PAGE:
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Pasture Production

Display Date: 4/7/12

 

Hybrid Napier Grass Cultivation as a Sustainable Self Employment for Livestock Farming

DD

Deepalayam Dhanapalan (+91 9446802464, d.dhanapalan@gmail.com)

 

......While the world population is increasing seconds by seconds, the area of the earth surface is remaining constantly and the resources getting reduced as such. Opportunities for livelihood also are not widening. How do we live our own in such a drastic situation? In such a situation, we think about self employment. Our ancient sector under societal life of mankind is invariably AGRICULTURE which can solve the basic need of mankind, FOOD, CLOTHINGS & SHELTER. The vegetation will exist without man, but not vice versa. Agriculture is a part of vegetation. Animal Husbandry is a subsidiary field under Agriculture.


.....In the modern society, it is quiet true that many people think to solve their unemployment issues through Agriculture and allied farming sector. They getting into pure agriculture operations and facing many troubles and cooping the threats of failure. Many are trying Animal Husbandry sector and facing the same. Both of them conclude that AGRICULTURE OR ANIMAL HUSBANDRY SECTOR UNSUCCESSFULL. How far it is true? Both the statements are true, unless AGRICULTURE AND ANIMAL HUSBANDY SECTORS BECOME COMPLIMENTARY TO EACH OTHER AND ARE INTERDEPENDENT.


.....Livestock farming will give more profit than Agriculture. But without agriculture, it will never give a coin. Now, it is our time to think about the INTERCROPING OF AGRICULTURE AND LIVESTOCK FARMING. Whatever the LIVESTOCK we prefer to rear, we should primarily bother about feeding them. To purchase all the ingredients of feed is unprofitable. So we should produce the feeding materials our own. CONCENTRATES AND ROUGHAGES are the two major components of livestock feeds. Roughages require in bulk quantity than the concentrates. That is why we cultivate fodder grass. (Concentrates also can be prepared by us cultivating certain fodder crops).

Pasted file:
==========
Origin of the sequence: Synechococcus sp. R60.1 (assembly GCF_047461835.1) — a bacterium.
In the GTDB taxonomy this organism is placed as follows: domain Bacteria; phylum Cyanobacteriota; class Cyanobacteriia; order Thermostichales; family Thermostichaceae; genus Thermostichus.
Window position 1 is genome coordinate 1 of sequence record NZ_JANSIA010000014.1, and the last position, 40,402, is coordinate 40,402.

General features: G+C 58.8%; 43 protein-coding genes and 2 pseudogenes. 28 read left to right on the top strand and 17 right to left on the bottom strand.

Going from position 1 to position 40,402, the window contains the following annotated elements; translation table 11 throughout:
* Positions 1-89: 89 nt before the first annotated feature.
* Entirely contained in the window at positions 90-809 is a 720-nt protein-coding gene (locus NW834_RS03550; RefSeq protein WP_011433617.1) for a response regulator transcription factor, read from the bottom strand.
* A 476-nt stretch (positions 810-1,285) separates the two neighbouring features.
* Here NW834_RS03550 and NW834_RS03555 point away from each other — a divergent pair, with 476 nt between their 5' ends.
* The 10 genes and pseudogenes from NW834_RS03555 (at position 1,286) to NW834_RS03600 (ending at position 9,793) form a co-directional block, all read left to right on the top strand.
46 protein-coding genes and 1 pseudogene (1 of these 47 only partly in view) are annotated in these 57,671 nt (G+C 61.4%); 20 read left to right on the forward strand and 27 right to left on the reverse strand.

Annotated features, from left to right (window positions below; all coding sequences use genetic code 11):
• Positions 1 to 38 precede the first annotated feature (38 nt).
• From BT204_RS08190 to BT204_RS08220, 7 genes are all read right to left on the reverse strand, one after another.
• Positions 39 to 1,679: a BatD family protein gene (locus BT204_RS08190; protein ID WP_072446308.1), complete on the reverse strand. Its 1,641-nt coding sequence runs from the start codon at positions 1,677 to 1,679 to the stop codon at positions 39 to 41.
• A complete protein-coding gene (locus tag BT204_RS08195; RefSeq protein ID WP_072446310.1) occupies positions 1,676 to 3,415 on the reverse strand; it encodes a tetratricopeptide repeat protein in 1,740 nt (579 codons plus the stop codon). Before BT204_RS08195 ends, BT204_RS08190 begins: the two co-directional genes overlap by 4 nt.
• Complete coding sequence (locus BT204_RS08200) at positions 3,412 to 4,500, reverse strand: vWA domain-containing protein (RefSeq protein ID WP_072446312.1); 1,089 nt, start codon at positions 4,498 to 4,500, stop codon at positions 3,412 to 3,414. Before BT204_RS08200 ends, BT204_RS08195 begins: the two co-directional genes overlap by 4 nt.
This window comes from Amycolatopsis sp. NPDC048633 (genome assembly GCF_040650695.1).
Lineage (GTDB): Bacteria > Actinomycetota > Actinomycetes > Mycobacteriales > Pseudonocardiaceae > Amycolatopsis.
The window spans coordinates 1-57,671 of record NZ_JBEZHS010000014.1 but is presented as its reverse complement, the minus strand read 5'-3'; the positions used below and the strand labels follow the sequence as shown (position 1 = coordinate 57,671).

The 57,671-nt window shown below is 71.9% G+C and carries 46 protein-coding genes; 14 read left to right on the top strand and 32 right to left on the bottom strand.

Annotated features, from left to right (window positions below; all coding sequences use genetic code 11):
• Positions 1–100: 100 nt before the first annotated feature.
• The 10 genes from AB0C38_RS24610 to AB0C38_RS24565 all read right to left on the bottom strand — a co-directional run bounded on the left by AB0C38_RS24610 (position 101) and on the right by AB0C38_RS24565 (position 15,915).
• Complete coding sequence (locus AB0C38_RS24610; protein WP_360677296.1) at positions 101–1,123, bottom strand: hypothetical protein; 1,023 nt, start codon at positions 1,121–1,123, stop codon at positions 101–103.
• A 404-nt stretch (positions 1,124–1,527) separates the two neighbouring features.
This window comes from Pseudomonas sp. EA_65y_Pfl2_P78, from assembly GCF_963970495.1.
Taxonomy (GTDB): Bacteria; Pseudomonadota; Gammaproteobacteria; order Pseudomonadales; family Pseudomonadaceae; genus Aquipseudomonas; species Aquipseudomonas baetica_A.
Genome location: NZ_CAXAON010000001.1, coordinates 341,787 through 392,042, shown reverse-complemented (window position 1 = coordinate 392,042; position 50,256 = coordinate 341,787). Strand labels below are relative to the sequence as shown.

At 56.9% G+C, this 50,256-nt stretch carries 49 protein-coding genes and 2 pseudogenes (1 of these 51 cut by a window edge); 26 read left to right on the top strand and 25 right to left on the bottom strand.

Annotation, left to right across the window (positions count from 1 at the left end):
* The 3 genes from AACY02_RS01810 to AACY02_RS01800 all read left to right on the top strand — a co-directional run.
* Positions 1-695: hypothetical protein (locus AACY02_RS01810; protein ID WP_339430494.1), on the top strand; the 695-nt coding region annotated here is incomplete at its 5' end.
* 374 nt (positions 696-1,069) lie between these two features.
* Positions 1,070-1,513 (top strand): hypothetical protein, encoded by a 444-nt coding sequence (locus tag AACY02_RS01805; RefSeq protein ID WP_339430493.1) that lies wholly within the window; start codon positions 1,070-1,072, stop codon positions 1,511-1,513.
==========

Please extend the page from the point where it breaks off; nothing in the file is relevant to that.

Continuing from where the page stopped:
.....There are a number of fodder plants cultivated profitably. Hybrid Napier grass, Guinea grass, Congo signal grass, Para grass, Fodder sorghum, Fodder maize etc.  are some of the fodder grass varieties. Sesbania, Gliricidia, Desmanthes, Stylosanthes, Lucerne, Fodder pea, Lablab etc. are some of the leguminous fodder varieties.
As the Hybrid Napier is one of the widely cultivated fodder grasses, in this introductory session the Package of Practices of the cultivation of Hybrid Napier Grass in 1 acre land is detailed.
The Major pre-requirements for Hybrid Napier cultivation are water available land (even during summer too), whether it is Barron or not and soil loving man power.

PACKAGE  OF THE CULTIVATION OF HYBRID NAPIER GRASS
( Pennisetum typhoides x P. purpureum) = (Elephant grass X Bajra)

Introduction

.....Napier grass is also called as Elephant Grass due to its tallness and vigorous vegetative growth. The plants tiller freely and a single clump may produce more than 50 tillers under favourable climatic and soil conditions. Unfortunately, the grass coarse-textured, the leaf blade and sheaths hairy, leaf margins sharply serrated and stems less juicy and fibrous. In 1953, a cross was made in India between Bajra which is more succulent, leafy, fine-textured, palatable, fast growing and drought resistant and Napier to combine these qualities with its high yielding potential. 
Hybrid Napier is a perennial grass which can be retained on field for 2-3 years. Compared to Napier grass, Hybrid Napier produces numerous leaves. It has larger leaves, softer and less persistent hairs of leaf blades and sheaths and less sharp leaf edges. The stems are also less fibrous than Napier. The tillers are more numerous and grow faster (See figure 1).

FIG1

FIG2

FIGURE 1 FIGURE 2

Climate and soil

....The grass grows throughout the year in the tropics. The optimum temperature is about 31° C. Light showers   alternated with bright sunshine are very congenial to the crop. Total water requirement of the grass is 800-1000 mm. Hybrid Napier can grow on a variety of soils. Light loams and sandy soil are preferred to heavy soils. The soil has as to be wet at the root zone but should not be stagnated.  The grass does not thrive well on water logged and flood prone lands. Phenomenal yield are obtained from very deep fertile soil rich in organic matter and nutrient elements. It tolerates a pH range from 5 to 8. 

Land preparation

.....Clearing of the bushes, removal of thorns, weeds etc. are must be done at the beginning. Hybrid Napier requires a deep, thorough, weed free and compact seed bed. One disc ploughing may be followed by two or three fork ploughing, leveling and removal of clods . Basal application of farmyard manure is done before the preparation of ridges. Ridges are made across the slope far as possible at a spacing of 60 cm with a height of about 25 cm which enables irrigation uniform and easy.    

Manuring

.....Spread farmyard manure at the rate of 10 MT/Acre before ploughing. Apply fertilizer as per soil test recommendations. The standard recommendation for a barren land is as follows:
N:P:K @ 8:10:5 kg/Acre as basal application.
The above fertilizer recommendation can be given at the time of the first weeding, normally30 days after planting.

Varieties

.....The popular Hybrid Napier are CO-3 and KKM-1. Among these, CO-3 variety is widely cultivated. The most popular Hybrid Napier variety, CO3, has been released from Tamil Nadu Agricultural University during the year 1996 with an expected yield of 400 MT / Ha /Annum. 

Spacing and seed rate